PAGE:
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The long road ahead: Nrithya Jagannathan
Text & pics: Lalitha Venkat, Chennai
e-mail: lalvenkat@yahoo.com


January 17, 2007

On the evening of January 2, 2007, Nritya Jagannathan presented a special program titled 'Shanmatham' for Mylapore Fine Arts. It was based on Adi Shankara's presentation of six paths followed in sanatana dharma. Concept and choreography were by her guru Krishnakumari Narendran.

Pranamamyaham in gowlai, a composition of Mysore Vasudevachariar, expounded the theme of "ganapatyam." This was followed by a song on the sun, an excerpt from her guru's production Navagraha Ula, representing the second philosophy of sauram or worship of the sun. Lyrics for this song are by Krishnakumari Narendran and the music composed by K Subramaniam. Next in the line up is the concept of Shiva worship or Shaivam. The kriti used was Muthuswami Dikshitar's kedara raga kriti, "Aananda natana prakasam." Fourth comes Vaishnavam or the worship of Vishnu. In Nrithya's presentation, Rama, one of the well-loved incarnations of Vishnu was presented through the song "Sri Rama Jaya Rama," a composition of Thyagaraja in Karaharapriya.

The fifth philosophy is that of Kaumaram or worship of Muruga. The song used was an excerpt from Ramalinga Adigalar's Thiru Arutpa, beginning with the words, "Oriumaiyudan ninandu malar adi," with music composed by maestro Kunnakudi Vaidyanathan. Last comes the philosophy of Saktham or worship of Shakti. Bharathiyar's famous song "Yadumahi nindray Kali," highlights Shakti as the primordial force responsible for creation and destruction. Summing up all these philosophies, the final item was Adi Sankara's 'Bhaja Govindam' immortalised by the late M S Subbalakshmi. The thrust of this song is that irrespective of what we are or what we do, what is most important is the path of true bhakti.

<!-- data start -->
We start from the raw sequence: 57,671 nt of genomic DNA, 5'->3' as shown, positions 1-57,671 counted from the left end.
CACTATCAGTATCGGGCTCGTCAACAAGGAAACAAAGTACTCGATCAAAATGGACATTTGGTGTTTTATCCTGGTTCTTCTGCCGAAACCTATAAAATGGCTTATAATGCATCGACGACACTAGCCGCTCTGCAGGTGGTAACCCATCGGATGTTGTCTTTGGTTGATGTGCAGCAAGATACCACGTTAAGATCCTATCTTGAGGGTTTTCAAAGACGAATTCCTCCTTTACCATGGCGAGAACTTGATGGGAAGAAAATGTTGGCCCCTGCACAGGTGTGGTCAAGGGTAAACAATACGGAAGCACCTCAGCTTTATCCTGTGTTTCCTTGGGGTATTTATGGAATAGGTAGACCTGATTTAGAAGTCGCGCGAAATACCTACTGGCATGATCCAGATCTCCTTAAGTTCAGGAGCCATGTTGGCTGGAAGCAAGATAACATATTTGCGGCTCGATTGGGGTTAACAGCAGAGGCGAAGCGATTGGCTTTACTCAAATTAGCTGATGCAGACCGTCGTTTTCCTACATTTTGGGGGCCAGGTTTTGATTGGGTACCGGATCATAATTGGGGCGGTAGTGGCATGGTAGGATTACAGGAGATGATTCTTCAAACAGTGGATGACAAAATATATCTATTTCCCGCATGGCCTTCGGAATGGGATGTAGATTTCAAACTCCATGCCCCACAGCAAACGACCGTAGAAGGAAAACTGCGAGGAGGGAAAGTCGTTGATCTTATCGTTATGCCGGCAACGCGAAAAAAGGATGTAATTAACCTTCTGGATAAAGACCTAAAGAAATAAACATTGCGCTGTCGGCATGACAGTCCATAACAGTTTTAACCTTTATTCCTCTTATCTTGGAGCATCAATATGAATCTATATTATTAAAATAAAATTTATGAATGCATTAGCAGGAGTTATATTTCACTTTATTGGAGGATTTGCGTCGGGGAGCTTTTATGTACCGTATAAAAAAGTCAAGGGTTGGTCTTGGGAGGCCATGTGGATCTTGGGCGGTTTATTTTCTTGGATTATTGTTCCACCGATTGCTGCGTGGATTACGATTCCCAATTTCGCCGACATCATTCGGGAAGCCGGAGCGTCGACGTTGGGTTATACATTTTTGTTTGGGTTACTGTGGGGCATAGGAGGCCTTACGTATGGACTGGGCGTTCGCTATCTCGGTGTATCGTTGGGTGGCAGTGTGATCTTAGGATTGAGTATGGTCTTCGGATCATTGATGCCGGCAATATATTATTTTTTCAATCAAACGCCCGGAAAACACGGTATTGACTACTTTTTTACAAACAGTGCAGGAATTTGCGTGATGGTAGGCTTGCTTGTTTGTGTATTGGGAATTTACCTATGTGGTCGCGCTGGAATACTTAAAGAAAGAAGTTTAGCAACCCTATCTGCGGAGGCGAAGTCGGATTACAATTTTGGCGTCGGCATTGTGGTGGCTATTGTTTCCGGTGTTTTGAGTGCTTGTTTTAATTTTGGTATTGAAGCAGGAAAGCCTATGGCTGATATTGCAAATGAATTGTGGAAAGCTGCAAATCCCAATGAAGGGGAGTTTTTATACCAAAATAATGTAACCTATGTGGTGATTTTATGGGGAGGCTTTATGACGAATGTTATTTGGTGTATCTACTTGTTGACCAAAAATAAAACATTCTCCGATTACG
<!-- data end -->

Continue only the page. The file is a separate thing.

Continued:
Nrithya has a passion for yoga as much as for dance. She teaches yoga at the Krishnamacharya Yoga Mandiram in Chennai. A young artiste who received two awards in 2006, Nrithya shares her thoughts on the recognition as well as the Chennai season.

You are the recipient of two awards in 2006 - the Yuva Kala Barathi from Bharat Kalachar and Natyarangam's Vasanthalakshmi Narasimhachari Award. How do you feel about the recognition?
Dance has been a passion for me since I began dancing nearly 21 years ago. What I am today, not just as a dancer but also as a person is what my guru Krishnakumari Narendran has made of me. What is increasingly becoming obvious is that it needs a lot of perseverance and effort to be accepted and recognised as a dancer. While I dance simply for the joy of dancing, I'd hardly be true to myself if I said I don't care about the recognition. The recognition matters to me because it is a validation not only of me but of my guru too. And for me that is so important. I received the letter from Natyarangam Trust informing me that I had been selected as the recipient of the Vasantalakshmi Narasimhachari Endowment Award for the year 2006 on 5th July, the day I returned from a quick visit to New York to perform at the annual Tamil Convention of FeTNA. To me it was the best advance birthday gift I could have received (I am a Cancerian) and the first thing I did was to share the news with my teacher who had stayed back in the USA. With the elation, for me it was also the realisation of the immense responsibility that came with the award. As my teacher always tells me, "It is not the appreciation that is important. What is more important is to never fall beneath the standards that we have set for ourselves. Standards that constantly need to be set higher and higher." For me receiving the award, the first formal one of my dancing career, was a tremendously humbling experience. When news of the Yuva Kala Bharati award came to me, it was the same. In fact, I could barely believe it. We live in a time when the giving and receiving of awards is in many cases ruled by "sponsorship."